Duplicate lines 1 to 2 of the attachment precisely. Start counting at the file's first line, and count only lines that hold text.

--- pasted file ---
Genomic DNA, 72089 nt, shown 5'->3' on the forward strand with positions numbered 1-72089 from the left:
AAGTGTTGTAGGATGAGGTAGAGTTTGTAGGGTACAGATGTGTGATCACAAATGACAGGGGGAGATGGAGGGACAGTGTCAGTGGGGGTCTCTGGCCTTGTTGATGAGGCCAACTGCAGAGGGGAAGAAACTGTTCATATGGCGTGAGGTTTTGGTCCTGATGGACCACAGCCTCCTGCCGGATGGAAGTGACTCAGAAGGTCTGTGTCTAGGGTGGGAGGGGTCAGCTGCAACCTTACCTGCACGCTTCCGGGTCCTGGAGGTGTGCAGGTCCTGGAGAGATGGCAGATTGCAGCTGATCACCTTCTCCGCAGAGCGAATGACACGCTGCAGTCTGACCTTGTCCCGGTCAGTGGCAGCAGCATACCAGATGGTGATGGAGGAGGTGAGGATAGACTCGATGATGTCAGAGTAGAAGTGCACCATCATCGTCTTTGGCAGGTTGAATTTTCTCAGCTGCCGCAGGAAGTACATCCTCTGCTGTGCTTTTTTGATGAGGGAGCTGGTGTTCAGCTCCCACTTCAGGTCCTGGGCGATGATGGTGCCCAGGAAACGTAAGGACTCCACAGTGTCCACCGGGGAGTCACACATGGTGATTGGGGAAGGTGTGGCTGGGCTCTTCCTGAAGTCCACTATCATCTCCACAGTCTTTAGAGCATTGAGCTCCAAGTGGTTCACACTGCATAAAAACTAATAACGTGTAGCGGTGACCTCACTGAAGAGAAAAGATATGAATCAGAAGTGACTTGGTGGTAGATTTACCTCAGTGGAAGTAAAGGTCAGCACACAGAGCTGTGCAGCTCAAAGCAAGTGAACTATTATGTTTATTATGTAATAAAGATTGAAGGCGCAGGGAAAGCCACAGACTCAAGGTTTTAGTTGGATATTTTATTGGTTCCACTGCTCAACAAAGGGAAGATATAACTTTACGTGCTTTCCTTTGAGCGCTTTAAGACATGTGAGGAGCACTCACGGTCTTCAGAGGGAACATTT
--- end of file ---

Genomic DNA, 72089 nt, shown 5'->3' on the forward strand with positions numbered 1-72089 from the left:
AAGTGTTGTAGGATGAGGTAGAGTTTGTAGGGTACAGATGTGTGATCACAAATGACAGGGGGAGATGGAGGGACAGTGTCAGTGGGGGTCTCTGGCCTTGTTGATGAGGCCAACTGCAGAGGGGAAGAAACTGTTCATATGGCGTGAGGTTTTGGTCCTGATGGACCACAGCCTCCTGCCGGATGGAAGTGACTCAGAAGGTCTGTGTCTAGGGTGGGAGGGGTCAGCTGCAACCTTACCTGCACGCTTCCGGGTCCTGGAGGTGTGCAGGTCCTGGAGAGATGGCAGATTGCAGCTGATCACCTTCTCCGCAGAGCGAATGACACGCTGCAGTCTGACCTTGTCCCGGTCAGTGGCAGCAGCATACCAGATGGTGATGGAGGAGGTGAGGATAGACTCGATGATGTCAGAGTAGAAGTGCACCATCATCGTCTTTGGCAGGTTGAATTTTCTCAGCTGCCGCAGGAAGTACATCCTCTGCTGTGCTTTTTTGATGAGGGAGCTGGTGTTCAGCTCCCACTTCAGGTCCTGGGCGATGATGGTGCCCAGGAAACGTAAGGACTCCACAGTGTCCACCGGGGAGTCACACATGGTGATTGGGGAAGGTGTGGCTGGGCTCTTCCTGAAGTCCACTATCATCTCCACAGTCTTTAGAGCATTGAGCTCCAAGTGGTTCACACTGCATAAAAACTAATAACGTGTAGCGGTGACCTCACTGAAGAGAAAAGATATGAATCAGAAGTGACTTGGTGGTAGATTTACCTCAGTGGAAGTAAAGGTCAGCACACAGAGCTGTGCAGCTCAAAGCAAGTGAACTATTATGTTTATTATGTAATAAAGATTGAAGGCGCAGGGAAAGCCACAGACTCAAGGTTTTAGTTGGATATTTTATTGGTTCCACTGCTCAACAAAGGGAAGATATAACTTTACGTGCTTTCCTTTGAGCGCTTTAAGACATGTGAGGAGCACTCACGGTCTTCAGAGGGAACATTT